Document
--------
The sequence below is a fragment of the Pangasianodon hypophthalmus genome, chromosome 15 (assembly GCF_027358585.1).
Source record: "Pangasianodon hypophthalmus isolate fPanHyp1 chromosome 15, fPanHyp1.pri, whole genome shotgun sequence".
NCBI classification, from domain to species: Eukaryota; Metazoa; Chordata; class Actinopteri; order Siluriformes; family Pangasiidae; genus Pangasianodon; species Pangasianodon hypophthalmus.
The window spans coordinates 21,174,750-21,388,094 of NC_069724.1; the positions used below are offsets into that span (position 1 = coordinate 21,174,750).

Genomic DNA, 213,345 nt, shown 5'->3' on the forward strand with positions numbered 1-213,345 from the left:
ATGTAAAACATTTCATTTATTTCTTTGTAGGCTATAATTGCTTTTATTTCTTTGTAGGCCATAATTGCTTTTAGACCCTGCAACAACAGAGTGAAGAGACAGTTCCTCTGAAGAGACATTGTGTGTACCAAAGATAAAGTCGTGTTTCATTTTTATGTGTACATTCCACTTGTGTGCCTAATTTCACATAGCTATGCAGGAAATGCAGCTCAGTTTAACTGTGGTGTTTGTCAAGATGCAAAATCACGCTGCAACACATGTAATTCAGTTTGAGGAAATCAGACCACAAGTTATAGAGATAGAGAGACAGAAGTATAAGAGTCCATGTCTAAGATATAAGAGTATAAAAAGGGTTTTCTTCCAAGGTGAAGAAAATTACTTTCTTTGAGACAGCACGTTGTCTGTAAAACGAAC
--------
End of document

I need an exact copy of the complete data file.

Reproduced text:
The sequence below is a fragment of the Pangasianodon hypophthalmus genome, chromosome 15 (assembly GCF_027358585.1).
Source record: "Pangasianodon hypophthalmus isolate fPanHyp1 chromosome 15, fPanHyp1.pri, whole genome shotgun sequence".
NCBI classification, from domain to species: Eukaryota; Metazoa; Chordata; class Actinopteri; order Siluriformes; family Pangasiidae; genus Pangasianodon; species Pangasianodon hypophthalmus.
The window spans coordinates 21,174,750-21,388,094 of NC_069724.1; the positions used below are offsets into that span (position 1 = coordinate 21,174,750).

Genomic DNA, 213,345 nt, shown 5'->3' on the forward strand with positions numbered 1-213,345 from the left:
ATGTAAAACATTTCATTTATTTCTTTGTAGGCTATAATTGCTTTTATTTCTTTGTAGGCCATAATTGCTTTTAGACCCTGCAACAACAGAGTGAAGAGACAGTTCCTCTGAAGAGACATTGTGTGTACCAAAGATAAAGTCGTGTTTCATTTTTATGTGTACATTCCACTTGTGTGCCTAATTTCACATAGCTATGCAGGAAATGCAGCTCAGTTTAACTGTGGTGTTTGTCAAGATGCAAAATCACGCTGCAACACATGTAATTCAGTTTGAGGAAATCAGACCACAAGTTATAGAGATAGAGAGACAGAAGTATAAGAGTCCATGTCTAAGATATAAGAGTATAAAAAGGGTTTTCTTCCAAGGTGAAGAAAATTACTTTCTTTGAGACAGCACGTTGTCTGTAAAACGAAC